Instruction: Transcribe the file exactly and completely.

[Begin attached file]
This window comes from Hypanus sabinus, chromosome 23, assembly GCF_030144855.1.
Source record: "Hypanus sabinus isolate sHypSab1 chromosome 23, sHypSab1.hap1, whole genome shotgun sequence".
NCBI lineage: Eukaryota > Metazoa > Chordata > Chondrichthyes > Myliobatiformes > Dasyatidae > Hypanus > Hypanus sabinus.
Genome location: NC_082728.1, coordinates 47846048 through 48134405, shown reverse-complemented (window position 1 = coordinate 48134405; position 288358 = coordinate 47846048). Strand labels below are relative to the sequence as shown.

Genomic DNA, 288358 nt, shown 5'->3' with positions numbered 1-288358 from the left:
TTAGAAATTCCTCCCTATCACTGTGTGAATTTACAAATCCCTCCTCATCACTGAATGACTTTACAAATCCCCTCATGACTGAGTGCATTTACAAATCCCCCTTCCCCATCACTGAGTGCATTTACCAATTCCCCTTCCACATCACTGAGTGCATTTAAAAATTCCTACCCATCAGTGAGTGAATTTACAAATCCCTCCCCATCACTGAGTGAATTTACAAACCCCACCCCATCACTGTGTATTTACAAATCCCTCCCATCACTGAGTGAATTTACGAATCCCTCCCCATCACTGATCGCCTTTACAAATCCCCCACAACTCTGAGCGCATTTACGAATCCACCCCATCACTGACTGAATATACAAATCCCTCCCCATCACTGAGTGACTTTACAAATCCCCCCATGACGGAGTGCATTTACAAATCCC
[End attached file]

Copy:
This window comes from Hypanus sabinus, chromosome 23, assembly GCF_030144855.1.
Source record: "Hypanus sabinus isolate sHypSab1 chromosome 23, sHypSab1.hap1, whole genome shotgun sequence".
NCBI lineage: Eukaryota > Metazoa > Chordata > Chondrichthyes > Myliobatiformes > Dasyatidae > Hypanus > Hypanus sabinus.
Genome location: NC_082728.1, coordinates 47846048 through 48134405, shown reverse-complemented (window position 1 = coordinate 48134405; position 288358 = coordinate 47846048). Strand labels below are relative to the sequence as shown.

Genomic DNA, 288358 nt, shown 5'->3' with positions numbered 1-288358 from the left:
TTAGAAATTCCTCCCTATCACTGTGTGAATTTACAAATCCCTCCTCATCACTGAATGACTTTACAAATCCCCTCATGACTGAGTGCATTTACAAATCCCCCTTCCCCATCACTGAGTGCATTTACCAATTCCCCTTCCACATCACTGAGTGCATTTAAAAATTCCTACCCATCAGTGAGTGAATTTACAAATCCCTCCCCATCACTGAGTGAATTTACAAACCCCACCCCATCACTGTGTATTTACAAATCCCTCCCATCACTGAGTGAATTTACGAATCCCTCCCCATCACTGATCGCCTTTACAAATCCCCCACAACTCTGAGCGCATTTACGAATCCACCCCATCACTGACTGAATATACAAATCCCTCCCCATCACTGAGTGACTTTACAAATCCCCCCATGACGGAGTGCATTTACAAATCCC